This initially involves Q-Fin Handling Solutions’ launching customers, one of which is Inno Metaal. Even before this Eindhoven-based company starts working with it, Affix has already achieved its first success: “Inno Metaal wants all products to be oriented lengthwise,” says De Greef. “We have succeeded with some adjustments, which we were able to implement very quickly. These are not long processes; we can really make progress.” Making progress is an aspect that appeals to Gertjan van den Hazelkamp, director and co-owner of Inno Metaal. He is happy to serve as a launching customer with his company and is even one of the drivers of the efforts to automate the deburring process. Inno Metaal specializes in fine sheet and welding work, as well as complete assemblies, including controls, drives, and advanced software. The company operates multiple deburring machines, including two from Q-Fin. The sheet metal parts from the laser cutting machine and punch laser combination are supplied stacked and are then manually processed. The primary reason for automating this handling process is the ongoing labor shortage. Van den Hazelkamp explains, “It’s very difficult to find people for this type of work. It’s boring and monotonous, especially with large series. Often, people say they don’t want to do it after just one or two months.”
Inno Metaal is working across the board to do more with fewer people. Therefore, the company is increasing the level of automation and examining every process. A vision expert previously conducted an automation scan of the entire factory, with the central question being: where can we remove labor? All processes were reviewed, and the deburring process emerged as a strong candidate. That prompted Van den Hazelkamp to approach Q-Fin to embark on this adventure together. They conducted a simple pilot with a robot and a 3D vision camera, and the results were so promising that they decided to move forward, especially because Q-Fin was receiving more requests from other customers.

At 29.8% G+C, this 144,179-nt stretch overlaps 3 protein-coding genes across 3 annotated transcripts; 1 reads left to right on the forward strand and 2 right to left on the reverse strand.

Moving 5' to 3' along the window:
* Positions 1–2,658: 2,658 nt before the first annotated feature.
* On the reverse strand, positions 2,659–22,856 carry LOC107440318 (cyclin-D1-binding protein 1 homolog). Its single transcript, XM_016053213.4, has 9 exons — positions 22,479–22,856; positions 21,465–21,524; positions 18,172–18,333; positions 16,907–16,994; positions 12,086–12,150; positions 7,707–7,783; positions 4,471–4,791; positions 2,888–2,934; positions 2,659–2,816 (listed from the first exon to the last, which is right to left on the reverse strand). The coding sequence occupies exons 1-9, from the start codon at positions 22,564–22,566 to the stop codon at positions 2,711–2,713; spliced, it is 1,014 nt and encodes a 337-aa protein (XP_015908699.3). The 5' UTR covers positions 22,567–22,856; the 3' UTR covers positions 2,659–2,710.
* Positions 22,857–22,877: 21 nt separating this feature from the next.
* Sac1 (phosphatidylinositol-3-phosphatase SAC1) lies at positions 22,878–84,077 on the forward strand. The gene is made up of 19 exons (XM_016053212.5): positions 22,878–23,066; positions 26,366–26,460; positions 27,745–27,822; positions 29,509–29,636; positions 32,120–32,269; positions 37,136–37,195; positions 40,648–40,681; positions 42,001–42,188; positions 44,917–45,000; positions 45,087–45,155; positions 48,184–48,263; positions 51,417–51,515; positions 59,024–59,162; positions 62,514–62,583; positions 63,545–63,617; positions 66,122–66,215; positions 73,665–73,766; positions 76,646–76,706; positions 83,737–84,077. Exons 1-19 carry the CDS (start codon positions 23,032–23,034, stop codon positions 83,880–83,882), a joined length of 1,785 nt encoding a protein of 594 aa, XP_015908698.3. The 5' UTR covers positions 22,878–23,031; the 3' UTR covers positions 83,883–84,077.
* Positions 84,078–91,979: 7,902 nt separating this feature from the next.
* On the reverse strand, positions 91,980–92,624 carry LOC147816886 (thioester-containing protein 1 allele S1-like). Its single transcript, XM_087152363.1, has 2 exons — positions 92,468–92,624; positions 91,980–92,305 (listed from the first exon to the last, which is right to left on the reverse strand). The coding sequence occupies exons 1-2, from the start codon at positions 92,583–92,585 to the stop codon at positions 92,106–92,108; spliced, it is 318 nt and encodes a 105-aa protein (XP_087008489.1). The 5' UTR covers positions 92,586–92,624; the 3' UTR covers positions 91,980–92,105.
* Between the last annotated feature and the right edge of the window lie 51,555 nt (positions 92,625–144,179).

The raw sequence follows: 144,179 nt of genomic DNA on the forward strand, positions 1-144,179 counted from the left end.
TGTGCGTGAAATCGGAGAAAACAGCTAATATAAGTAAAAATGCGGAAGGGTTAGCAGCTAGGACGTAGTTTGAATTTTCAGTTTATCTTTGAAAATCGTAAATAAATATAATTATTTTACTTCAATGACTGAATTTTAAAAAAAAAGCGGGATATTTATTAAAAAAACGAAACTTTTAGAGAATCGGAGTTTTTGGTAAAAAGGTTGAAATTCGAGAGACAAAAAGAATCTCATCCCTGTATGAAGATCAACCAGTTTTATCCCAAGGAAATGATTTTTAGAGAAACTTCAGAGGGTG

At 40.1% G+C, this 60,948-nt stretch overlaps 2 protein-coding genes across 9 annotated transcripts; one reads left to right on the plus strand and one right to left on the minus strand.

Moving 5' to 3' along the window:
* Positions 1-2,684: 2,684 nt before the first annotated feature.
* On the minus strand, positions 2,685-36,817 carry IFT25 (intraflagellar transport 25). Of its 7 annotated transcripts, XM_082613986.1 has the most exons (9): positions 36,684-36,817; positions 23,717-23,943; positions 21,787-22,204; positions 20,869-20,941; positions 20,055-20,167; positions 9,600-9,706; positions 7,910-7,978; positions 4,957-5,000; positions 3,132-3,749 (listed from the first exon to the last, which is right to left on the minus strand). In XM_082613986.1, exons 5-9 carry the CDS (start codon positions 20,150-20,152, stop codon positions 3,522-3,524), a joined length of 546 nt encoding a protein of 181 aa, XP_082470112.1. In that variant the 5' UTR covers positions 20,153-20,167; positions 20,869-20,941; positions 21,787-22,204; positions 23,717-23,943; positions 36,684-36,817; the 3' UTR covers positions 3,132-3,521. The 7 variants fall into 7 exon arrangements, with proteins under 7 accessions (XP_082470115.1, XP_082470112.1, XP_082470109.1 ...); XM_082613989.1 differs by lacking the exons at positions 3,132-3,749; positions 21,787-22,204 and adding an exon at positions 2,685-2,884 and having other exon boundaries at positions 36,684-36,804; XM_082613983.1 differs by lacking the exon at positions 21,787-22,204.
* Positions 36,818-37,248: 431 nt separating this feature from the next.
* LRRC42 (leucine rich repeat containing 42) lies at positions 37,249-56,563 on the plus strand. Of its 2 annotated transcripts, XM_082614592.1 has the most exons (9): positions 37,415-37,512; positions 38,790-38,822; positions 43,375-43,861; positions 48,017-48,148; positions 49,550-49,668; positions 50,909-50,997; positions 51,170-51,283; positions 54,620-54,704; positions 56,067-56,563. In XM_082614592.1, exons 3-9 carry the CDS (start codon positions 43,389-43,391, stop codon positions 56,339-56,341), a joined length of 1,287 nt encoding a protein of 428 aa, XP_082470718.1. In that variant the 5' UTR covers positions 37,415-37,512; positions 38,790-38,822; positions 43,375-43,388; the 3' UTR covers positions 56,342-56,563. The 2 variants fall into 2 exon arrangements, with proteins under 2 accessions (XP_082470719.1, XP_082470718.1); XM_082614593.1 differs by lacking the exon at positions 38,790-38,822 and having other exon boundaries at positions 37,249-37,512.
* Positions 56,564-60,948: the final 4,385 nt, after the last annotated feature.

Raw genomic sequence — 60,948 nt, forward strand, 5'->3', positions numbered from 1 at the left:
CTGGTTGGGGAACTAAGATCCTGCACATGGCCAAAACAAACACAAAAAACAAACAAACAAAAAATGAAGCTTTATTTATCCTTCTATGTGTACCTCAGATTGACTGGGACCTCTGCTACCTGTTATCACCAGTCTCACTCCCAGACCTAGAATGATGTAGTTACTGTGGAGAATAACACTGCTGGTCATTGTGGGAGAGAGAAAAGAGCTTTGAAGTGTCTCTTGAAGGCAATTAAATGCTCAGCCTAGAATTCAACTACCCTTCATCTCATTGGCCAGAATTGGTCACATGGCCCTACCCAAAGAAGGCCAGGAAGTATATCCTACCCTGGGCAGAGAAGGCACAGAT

Challenges for Grippers
Inno Metaal has now installed a new F1200 XL machine with four workstations that can all be controlled, including automatic height adjustment on the brush motors and grinding belts. A handling solution will be added to this machine soon. Inno Metaal’s engineering department will work alongside Affix and Q-Fin to develop this solution. Van den Hazelkamp expects to face challenges with the grippers, stating, “We think we need to build a library of around twenty grippers to handle our entire product range. That’s why we have already purchased a quick-change system for those grippers.”
Q-Fin’s goal is to automate at least 80 percent of the deburring work for its customers. Van den Hazelkamp calls this a realistic prospect, at least for his company. He adds, “Whether such a percentage is achievable depends, of course, on the specific company situation. But we have a lot of repetitive work and relatively large series. Furthermore, the parts are already delivered stacked from our laser and punch laser. Therefore, I think that by building a gripper library, we will be able to make rapid progress.”
In addition to Inno Metaal, VDL Technics in Boxtel is also a launching customer for larger sheet metal parts. Anton Bax will closely follow the progress at both companies with more than average interest because he senses a great demand for these solutions in the market. “We have three or four customers who say they want it too if it works. And it works. We are convinced!”